It always happens during the last week in August. With Halloween just two months away, movie producers look to capitalize on the changing of seasons and begin an onslaught of horror films to pacify the blood-thirsty killer in all of us. And kicking off this year’s horror season is, quite fittingly, Rob Zombie’s adaptation of John Carpenter’s now infamous “Halloween.”
Let me correct myself. “Adaptation” may not be the best word. The 2003 version of “The Texas Chainsaw Massacre” was an adaptation of the 1974 classic film. It took the general basis of setting and story of the original and added a fresh plot, breathing life into the old formula. In “Halloween,” Rob Zombie hasn’t really adapted anything. He seems to have more or less copied the original and placed the same characters, settings and situations into a more modern setting.
Rob Zombie’s first two films (“House of 1,000 Corpses” and the wonderfully gruesome “The Devil’s Rejects”) set him up as a surprisingly developed and, dare I say, talented horror director. Expert character development, genuinely freaky situations and abundant amounts of gore made Zombie’s aforementioned films refreshing innovations on the horror genre. “Halloween,” while not retracting any of the respect he garnered from these films, doesn’t do much for his image as a director. And it’s a shame, because Rob Zombie has become an impressive up and coming director, and hopefully he will stick to his devilish original ideas to showcase his talents in the future.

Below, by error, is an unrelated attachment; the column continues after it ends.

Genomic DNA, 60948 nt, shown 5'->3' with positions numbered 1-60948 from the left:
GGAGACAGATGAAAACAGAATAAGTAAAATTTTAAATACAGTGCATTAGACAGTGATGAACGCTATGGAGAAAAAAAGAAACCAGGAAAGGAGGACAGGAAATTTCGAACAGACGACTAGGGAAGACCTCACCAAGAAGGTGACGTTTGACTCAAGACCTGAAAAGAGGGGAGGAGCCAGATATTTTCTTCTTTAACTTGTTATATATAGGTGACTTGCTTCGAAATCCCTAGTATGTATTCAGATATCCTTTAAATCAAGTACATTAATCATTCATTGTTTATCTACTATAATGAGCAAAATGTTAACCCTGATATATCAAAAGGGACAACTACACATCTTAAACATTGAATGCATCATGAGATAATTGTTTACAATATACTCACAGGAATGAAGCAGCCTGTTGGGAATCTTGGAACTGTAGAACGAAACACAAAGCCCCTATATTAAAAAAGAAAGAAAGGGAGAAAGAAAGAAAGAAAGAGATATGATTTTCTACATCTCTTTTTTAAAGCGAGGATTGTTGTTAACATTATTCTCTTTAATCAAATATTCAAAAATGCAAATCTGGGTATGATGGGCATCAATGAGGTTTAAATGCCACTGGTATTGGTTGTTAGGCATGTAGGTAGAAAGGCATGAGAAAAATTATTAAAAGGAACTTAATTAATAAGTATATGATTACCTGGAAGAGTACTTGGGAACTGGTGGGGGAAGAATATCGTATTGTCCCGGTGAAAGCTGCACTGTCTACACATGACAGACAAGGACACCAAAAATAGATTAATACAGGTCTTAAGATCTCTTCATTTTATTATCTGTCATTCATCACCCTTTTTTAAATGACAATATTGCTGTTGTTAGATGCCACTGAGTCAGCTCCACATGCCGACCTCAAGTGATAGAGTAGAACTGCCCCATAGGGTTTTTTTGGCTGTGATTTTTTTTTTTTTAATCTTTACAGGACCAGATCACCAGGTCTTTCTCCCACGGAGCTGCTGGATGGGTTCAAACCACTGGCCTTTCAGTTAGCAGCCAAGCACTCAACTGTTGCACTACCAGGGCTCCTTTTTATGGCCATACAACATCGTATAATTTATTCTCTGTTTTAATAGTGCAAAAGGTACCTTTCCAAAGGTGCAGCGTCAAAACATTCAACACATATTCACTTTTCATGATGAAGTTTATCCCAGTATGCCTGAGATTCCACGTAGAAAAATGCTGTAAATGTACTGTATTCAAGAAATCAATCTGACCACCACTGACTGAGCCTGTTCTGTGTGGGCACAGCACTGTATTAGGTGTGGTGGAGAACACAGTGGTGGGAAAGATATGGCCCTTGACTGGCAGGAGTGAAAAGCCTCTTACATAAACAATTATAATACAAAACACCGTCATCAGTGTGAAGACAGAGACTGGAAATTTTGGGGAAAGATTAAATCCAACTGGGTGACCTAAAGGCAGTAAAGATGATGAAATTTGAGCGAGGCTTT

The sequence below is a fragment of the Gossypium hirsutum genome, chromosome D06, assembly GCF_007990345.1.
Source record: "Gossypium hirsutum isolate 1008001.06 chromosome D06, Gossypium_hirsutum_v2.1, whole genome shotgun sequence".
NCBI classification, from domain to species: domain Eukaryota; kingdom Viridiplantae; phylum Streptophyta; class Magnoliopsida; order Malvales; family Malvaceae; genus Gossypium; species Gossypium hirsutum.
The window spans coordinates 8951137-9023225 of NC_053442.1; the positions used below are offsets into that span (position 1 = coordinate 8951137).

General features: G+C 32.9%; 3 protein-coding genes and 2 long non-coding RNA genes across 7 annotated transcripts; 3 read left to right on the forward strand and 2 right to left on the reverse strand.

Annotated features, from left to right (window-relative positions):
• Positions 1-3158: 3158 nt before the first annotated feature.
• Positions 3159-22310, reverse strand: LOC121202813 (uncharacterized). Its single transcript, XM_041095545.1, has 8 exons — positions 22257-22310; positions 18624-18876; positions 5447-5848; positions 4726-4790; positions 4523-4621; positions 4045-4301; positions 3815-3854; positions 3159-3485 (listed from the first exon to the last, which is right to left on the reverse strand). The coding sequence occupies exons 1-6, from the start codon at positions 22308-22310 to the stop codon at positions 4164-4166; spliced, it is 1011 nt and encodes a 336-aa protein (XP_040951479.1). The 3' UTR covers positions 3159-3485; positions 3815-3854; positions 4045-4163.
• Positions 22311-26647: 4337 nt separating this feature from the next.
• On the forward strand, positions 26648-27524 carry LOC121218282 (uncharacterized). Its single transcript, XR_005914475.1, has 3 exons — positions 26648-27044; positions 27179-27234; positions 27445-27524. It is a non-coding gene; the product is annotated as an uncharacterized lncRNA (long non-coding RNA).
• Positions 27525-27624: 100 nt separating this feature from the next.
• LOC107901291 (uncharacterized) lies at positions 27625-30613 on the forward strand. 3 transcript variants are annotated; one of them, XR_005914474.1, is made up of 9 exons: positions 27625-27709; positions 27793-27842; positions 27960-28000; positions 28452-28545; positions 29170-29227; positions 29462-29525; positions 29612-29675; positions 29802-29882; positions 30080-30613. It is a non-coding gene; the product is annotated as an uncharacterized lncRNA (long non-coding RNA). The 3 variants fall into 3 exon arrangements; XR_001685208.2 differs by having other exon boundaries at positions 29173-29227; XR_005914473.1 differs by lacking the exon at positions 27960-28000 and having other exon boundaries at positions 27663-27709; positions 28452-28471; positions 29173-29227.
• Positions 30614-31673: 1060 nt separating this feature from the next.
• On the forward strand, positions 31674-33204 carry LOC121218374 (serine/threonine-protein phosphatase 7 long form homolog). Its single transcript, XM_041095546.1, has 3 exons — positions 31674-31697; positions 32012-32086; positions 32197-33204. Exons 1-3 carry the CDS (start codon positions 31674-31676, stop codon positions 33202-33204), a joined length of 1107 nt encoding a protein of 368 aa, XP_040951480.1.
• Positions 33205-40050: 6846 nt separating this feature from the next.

Back to the film – there is nothing offensively bad with this movie, and it will most definitely shock those who aren’t terribly familiar with the infamous killer Michael Myers. The downside: with three Blockbusters within a 10 minute drive of campus, it doesn’t seem worth it to pay $7 to see a less impressive copycat.
However, not everything is completely stale in “Halloween,” and while anyone familiar with the original will find the similarities astounding and the parallel nature of the two films to be quite identical, Zombie does throw in some of the deranged comical dialogue his earlier films were known for and provides an engrossingly detailed depiction of Myers’ early childhood and fall into depravity.
In these aspects, the film sets itself apart, but does it do it enough to make it a worthwhile adaptation? Not really, considering that the original isn’t all that far removed from the minds of horror movie afficionados. And when it comes down to terror, the predictability of this film leaves little in the way of any real genuine scares.
In all honesty, the possibility that the seven sequels to the “Halloween” franchise could be remade scares me a lot more than any part of this film did.